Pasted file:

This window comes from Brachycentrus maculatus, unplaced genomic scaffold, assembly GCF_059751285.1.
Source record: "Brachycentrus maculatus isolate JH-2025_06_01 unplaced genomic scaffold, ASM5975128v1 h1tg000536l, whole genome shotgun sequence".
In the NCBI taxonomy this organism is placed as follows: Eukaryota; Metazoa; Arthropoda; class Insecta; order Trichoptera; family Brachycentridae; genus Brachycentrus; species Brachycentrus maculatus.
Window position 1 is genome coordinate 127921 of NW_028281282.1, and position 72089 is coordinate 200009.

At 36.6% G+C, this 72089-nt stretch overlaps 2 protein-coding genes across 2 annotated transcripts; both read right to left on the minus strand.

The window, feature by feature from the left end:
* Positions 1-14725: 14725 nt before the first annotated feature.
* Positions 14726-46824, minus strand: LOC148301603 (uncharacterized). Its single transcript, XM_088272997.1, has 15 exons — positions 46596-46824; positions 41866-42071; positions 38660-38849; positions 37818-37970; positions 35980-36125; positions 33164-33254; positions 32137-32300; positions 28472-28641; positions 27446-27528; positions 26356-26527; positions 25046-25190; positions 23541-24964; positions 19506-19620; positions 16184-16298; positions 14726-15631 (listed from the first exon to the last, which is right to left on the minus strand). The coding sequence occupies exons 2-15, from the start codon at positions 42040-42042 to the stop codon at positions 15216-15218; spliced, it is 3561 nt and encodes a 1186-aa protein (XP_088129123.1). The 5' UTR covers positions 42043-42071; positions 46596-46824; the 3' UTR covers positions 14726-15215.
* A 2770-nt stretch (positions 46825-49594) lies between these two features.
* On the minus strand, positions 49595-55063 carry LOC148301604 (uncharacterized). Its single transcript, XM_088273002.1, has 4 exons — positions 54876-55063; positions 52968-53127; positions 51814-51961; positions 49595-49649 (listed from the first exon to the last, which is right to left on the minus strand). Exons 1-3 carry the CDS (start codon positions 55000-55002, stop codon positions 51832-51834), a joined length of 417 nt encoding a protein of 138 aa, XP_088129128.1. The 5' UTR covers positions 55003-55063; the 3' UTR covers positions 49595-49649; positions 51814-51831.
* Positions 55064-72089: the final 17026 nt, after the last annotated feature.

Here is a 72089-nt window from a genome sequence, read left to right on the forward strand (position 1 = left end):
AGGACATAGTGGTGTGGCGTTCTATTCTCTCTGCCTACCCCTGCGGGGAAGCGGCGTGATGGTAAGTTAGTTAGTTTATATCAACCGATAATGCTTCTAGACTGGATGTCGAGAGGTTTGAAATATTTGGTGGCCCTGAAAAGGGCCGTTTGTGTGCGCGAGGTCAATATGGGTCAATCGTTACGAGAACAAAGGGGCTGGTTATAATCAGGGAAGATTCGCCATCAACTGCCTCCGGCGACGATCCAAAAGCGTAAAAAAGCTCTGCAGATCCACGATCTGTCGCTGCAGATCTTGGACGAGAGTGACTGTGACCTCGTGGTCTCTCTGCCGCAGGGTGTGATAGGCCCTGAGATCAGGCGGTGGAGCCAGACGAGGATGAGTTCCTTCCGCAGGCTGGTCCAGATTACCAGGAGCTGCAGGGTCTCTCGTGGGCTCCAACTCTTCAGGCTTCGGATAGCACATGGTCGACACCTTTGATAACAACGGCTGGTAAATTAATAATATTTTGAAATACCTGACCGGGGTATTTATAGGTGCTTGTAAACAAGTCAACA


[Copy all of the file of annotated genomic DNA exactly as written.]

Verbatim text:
This window comes from Brachycentrus maculatus, unplaced genomic scaffold, assembly GCF_059751285.1.
Source record: "Brachycentrus maculatus isolate JH-2025_06_01 unplaced genomic scaffold, ASM5975128v1 h1tg000536l, whole genome shotgun sequence".
In the NCBI taxonomy this organism is placed as follows: Eukaryota; Metazoa; Arthropoda; class Insecta; order Trichoptera; family Brachycentridae; genus Brachycentrus; species Brachycentrus maculatus.
Window position 1 is genome coordinate 127921 of NW_028281282.1, and position 72089 is coordinate 200009.

At 36.6% G+C, this 72089-nt stretch overlaps 2 protein-coding genes across 2 annotated transcripts; both read right to left on the minus strand.

The window, feature by feature from the left end:
* Positions 1-14725: 14725 nt before the first annotated feature.
* Positions 14726-46824, minus strand: LOC148301603 (uncharacterized). Its single transcript, XM_088272997.1, has 15 exons — positions 46596-46824; positions 41866-42071; positions 38660-38849; positions 37818-37970; positions 35980-36125; positions 33164-33254; positions 32137-32300; positions 28472-28641; positions 27446-27528; positions 26356-26527; positions 25046-25190; positions 23541-24964; positions 19506-19620; positions 16184-16298; positions 14726-15631 (listed from the first exon to the last, which is right to left on the minus strand). The coding sequence occupies exons 2-15, from the start codon at positions 42040-42042 to the stop codon at positions 15216-15218; spliced, it is 3561 nt and encodes a 1186-aa protein (XP_088129123.1). The 5' UTR covers positions 42043-42071; positions 46596-46824; the 3' UTR covers positions 14726-15215.
* A 2770-nt stretch (positions 46825-49594) lies between these two features.
* On the minus strand, positions 49595-55063 carry LOC148301604 (uncharacterized). Its single transcript, XM_088273002.1, has 4 exons — positions 54876-55063; positions 52968-53127; positions 51814-51961; positions 49595-49649 (listed from the first exon to the last, which is right to left on the minus strand). Exons 1-3 carry the CDS (start codon positions 55000-55002, stop codon positions 51832-51834), a joined length of 417 nt encoding a protein of 138 aa, XP_088129128.1. The 5' UTR covers positions 55003-55063; the 3' UTR covers positions 49595-49649; positions 51814-51831.
* Positions 55064-72089: the final 17026 nt, after the last annotated feature.

Here is a 72089-nt window from a genome sequence, read left to right on the forward strand (position 1 = left end):
AGGACATAGTGGTGTGGCGTTCTATTCTCTCTGCCTACCCCTGCGGGGAAGCGGCGTGATGGTAAGTTAGTTAGTTTATATCAACCGATAATGCTTCTAGACTGGATGTCGAGAGGTTTGAAATATTTGGTGGCCCTGAAAAGGGCCGTTTGTGTGCGCGAGGTCAATATGGGTCAATCGTTACGAGAACAAAGGGGCTGGTTATAATCAGGGAAGATTCGCCATCAACTGCCTCCGGCGACGATCCAAAAGCGTAAAAAAGCTCTGCAGATCCACGATCTGTCGCTGCAGATCTTGGACGAGAGTGACTGTGACCTCGTGGTCTCTCTGCCGCAGGGTGTGATAGGCCCTGAGATCAGGCGGTGGAGCCAGACGAGGATGAGTTCCTTCCGCAGGCTGGTCCAGATTACCAGGAGCTGCAGGGTCTCTCGTGGGCTCCAACTCTTCAGGCTTCGGATAGCACATGGTCGACACCTTTGATAACAACGGCTGGTAAATTAATAATATTTTGAAATACCTGACCGGGGTATTTATAGGTGCTTGTAAACAAGTCAACA